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Bible Commentaries

Charles Simeon's Horae Homileticae

Psalms 117

 

 

Verse 1-2

DISCOURSE: 693

THE GENTILES CALLED TO PRAISE GOD

Psalms 117. O praise the Lord, all ye nations: praise him, all ye people. For his merciful kindness is great toward us: and the truth of the Lord endureth for ever. Praise ye the Lord.

THIS is the shortest of all the Psalms: but it is by no means the least interesting: the energy with which it is expressed abundantly marks the importance of the truths contained in it, and the feelings with which it should be read by us. The same sentiments are doubtless contained in many other psalms: but to a mind that is rightly disposed, they are ever new: they need no embellishment to adorn them, no eloquence to set them forth: if any man can hear or reflect upon them without emotion, the fault is in himself alone. Let us consider the psalm,

I. In a general view—

Here is a call to the whole world to praise and adore their God. Those perfections which they are more especially called to celebrate, are,

1. The greatness of his mercy—

[Reflect on his sparing mercy. Consider the state of the whole world, which has so cast off their allegiance to God, that “he is not in all their thoughts” — — — Consider the inconceivable mass of iniquity that has been accumulating now nearly six thousand years — — — and yet we are spared! Once indeed God destroyed the world; but only once. On some few occasions God has marked his indignation against sin; but on very few: an Achan, an Uzzah, an Ananias, have been set up as witnesses for God, that he hateth iniquity: but these only serve the more strikingly to illustrate the astonishing forbearance of our God — — — Let every one of us look back upon his own personal transgressions, and then say, whether he himself is not an astonishing monument of God’s forbearance.

But if we so admire the sparing mercy of our God, what shall we say of his redeeming mercy? What words can we ever find sufficient to express the wonders of God’s love, in substituting his own Son, his co-equal, co-eternal Son, in our place, and laying the iniquities of a ruined world on him? Here we are altogether lost in wonder. The idea of redemption is so vast, that we cannot grasp it. We assent to it; we believe it; we trust in it: but it so far exceeds all our comprehension, that it appears rather like “a cunningly-devised fable,” than a reality. We see a little of the suitableness and sufficiency of this salvation; but it in only “as in a glass darkly;” it is only enigmatically [Note: See 1 Corinthians 13:12. the Greek.] that we view it at all; spelling it out, as it were, from a few scattered hints, and guessing at what we cannot comprehend. The freeness with which it is offered also, no less surpasses knowledge. By the way in which God himself follows us with offers, and entreaties, it should seem almost as if his happiness, rather than ours, depended on our acceptance of it. The continuance of these offers, made as they are from year to year to people who only pour contempt upon them, and trample on that adorable Saviour who shed his blood for them,—O! what an emphasis does this give to that expression in our text, “His merciful kindness is great towards us!”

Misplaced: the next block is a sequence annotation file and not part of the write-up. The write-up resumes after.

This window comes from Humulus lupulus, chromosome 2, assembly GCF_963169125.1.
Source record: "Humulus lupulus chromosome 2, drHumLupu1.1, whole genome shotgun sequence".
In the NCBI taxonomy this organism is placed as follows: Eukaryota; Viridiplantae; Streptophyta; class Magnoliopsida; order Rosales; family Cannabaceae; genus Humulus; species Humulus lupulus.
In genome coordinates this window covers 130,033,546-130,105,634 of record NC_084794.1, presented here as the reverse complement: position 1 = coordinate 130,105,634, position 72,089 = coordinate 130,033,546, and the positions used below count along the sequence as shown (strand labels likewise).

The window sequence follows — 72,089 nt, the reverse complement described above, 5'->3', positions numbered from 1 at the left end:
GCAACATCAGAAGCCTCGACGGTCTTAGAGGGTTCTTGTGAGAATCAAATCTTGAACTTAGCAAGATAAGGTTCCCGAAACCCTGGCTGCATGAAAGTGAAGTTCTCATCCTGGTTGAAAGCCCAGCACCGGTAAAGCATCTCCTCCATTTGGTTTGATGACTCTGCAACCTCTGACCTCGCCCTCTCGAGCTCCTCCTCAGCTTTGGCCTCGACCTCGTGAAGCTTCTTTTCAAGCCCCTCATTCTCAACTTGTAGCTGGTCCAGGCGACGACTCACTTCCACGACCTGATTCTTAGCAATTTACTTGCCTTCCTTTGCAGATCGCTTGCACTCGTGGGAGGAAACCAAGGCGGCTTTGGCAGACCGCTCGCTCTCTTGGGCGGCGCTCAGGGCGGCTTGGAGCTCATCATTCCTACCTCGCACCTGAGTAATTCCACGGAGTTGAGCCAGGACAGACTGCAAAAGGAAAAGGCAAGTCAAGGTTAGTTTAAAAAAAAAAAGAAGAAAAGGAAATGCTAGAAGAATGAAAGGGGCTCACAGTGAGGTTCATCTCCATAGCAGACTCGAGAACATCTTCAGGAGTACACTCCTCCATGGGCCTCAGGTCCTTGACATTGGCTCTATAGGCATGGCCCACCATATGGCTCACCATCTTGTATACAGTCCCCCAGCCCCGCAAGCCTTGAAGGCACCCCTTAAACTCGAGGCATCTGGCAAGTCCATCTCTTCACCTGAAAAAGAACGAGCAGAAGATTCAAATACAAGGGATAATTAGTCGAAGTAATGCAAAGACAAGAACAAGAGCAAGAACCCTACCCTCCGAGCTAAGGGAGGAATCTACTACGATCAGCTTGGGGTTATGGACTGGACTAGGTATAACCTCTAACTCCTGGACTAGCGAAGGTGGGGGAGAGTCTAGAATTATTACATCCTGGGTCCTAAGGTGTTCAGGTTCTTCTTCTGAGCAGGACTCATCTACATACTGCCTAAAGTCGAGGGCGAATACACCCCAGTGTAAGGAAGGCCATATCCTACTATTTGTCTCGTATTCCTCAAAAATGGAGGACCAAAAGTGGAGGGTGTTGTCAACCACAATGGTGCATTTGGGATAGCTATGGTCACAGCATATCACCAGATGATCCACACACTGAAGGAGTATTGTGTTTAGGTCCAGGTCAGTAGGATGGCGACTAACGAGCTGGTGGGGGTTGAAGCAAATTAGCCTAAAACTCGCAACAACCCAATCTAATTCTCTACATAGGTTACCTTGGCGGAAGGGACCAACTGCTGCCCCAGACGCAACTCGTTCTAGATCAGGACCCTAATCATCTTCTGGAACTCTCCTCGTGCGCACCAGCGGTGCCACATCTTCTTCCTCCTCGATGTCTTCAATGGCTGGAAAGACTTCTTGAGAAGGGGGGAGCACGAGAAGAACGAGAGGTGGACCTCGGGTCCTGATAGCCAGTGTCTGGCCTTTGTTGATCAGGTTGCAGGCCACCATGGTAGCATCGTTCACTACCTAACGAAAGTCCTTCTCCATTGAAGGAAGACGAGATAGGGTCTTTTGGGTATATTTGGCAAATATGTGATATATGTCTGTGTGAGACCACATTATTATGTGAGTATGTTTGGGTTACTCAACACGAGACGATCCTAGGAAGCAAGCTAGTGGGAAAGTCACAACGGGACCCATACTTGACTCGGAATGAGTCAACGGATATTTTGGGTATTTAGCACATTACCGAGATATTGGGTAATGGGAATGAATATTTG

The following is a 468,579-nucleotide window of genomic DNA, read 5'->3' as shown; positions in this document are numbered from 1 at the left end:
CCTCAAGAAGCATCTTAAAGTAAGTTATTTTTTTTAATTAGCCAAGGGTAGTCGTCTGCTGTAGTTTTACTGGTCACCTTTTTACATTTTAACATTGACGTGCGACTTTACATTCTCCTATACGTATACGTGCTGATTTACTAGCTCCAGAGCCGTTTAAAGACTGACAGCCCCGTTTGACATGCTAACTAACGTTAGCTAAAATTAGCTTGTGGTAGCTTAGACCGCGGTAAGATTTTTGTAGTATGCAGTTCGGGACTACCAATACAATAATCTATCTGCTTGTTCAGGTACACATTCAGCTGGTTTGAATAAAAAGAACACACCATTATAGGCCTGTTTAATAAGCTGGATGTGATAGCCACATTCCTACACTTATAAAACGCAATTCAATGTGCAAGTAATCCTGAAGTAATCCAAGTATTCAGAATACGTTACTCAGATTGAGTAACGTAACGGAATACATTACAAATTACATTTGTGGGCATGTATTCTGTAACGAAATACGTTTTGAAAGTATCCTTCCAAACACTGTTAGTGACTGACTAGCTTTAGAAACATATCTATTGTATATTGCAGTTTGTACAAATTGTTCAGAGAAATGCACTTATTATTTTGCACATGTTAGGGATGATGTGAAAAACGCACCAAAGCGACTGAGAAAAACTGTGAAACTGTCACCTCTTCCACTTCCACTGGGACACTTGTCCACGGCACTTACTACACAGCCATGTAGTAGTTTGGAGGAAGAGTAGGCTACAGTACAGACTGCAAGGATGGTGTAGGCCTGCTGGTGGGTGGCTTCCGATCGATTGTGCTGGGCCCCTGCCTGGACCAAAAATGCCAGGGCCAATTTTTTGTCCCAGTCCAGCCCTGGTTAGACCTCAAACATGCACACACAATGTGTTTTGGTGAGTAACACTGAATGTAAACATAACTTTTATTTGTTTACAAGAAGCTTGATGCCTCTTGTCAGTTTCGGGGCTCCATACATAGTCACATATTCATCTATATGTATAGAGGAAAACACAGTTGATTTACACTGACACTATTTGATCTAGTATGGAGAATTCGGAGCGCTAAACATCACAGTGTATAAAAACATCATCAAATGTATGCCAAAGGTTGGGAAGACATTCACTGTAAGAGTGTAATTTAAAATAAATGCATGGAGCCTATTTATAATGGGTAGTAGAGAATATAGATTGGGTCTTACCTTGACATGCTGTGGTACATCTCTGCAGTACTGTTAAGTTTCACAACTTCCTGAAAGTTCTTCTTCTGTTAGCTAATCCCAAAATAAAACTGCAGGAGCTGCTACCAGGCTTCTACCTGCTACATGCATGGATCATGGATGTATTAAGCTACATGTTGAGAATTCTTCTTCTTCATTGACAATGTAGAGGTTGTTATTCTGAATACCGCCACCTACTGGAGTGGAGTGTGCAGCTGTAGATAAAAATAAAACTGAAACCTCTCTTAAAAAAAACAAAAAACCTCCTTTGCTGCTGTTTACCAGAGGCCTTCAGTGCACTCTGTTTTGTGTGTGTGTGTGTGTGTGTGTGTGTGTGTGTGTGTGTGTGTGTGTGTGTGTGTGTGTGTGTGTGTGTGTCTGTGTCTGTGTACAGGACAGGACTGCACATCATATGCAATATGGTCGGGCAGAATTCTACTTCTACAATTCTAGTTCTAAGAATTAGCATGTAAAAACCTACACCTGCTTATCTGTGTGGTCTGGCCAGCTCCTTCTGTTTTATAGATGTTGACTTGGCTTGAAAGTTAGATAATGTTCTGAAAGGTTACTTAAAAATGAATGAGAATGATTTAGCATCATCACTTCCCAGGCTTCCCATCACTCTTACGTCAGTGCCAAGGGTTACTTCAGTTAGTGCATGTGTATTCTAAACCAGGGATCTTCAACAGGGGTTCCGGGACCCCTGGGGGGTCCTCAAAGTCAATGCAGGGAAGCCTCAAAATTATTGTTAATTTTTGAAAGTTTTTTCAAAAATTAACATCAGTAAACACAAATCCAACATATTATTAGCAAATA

Should not the whole universe adore our God for this?]

2. The inviolability of his truth—

[Were his truth considered in reference to his threatenings, it would be an awful subject indeed: but we are called to notice it at present only in connexion with his promises. All the mercy which God was pleased to vouchsafe to man, he has made over to us by an everlasting covenant, which was confirmed with an oath, and ratified with the blood of his only dear Son. There is not any thing which fallen man can want, for body or for soul, for time or for eternity, which has not been made the subject of a distinct promise. And who ever heard of one single promise failing him who trusted in it? Who ever heard of one sinner rejected, who came to God in the way prescribed? To the Jewish nation many specific promises were made: Did any one of them fail? Did not Joshua, after the final settlement of the Jews in Canaan, bear testimony for God in this respect, in the presence of the whole assembled nation, and appeal to them for the truth of his assertions [Note: Joshua 23:14.]? And have not all of you, who have ever rested in, and pleaded, God’s gracious promises, been constrained to bear a similar testimony in his behalf?

Let the whole world then adore and magnify the Lord on this ground; and never be weary of acknowledging, that “his mercy endureth for ever [Note: See Psalms 136. where it is repeated twenty-six times in as many verses.].”]

Let us now proceed to consider the psalm,

II. With a more immediate reference to the Gentile world—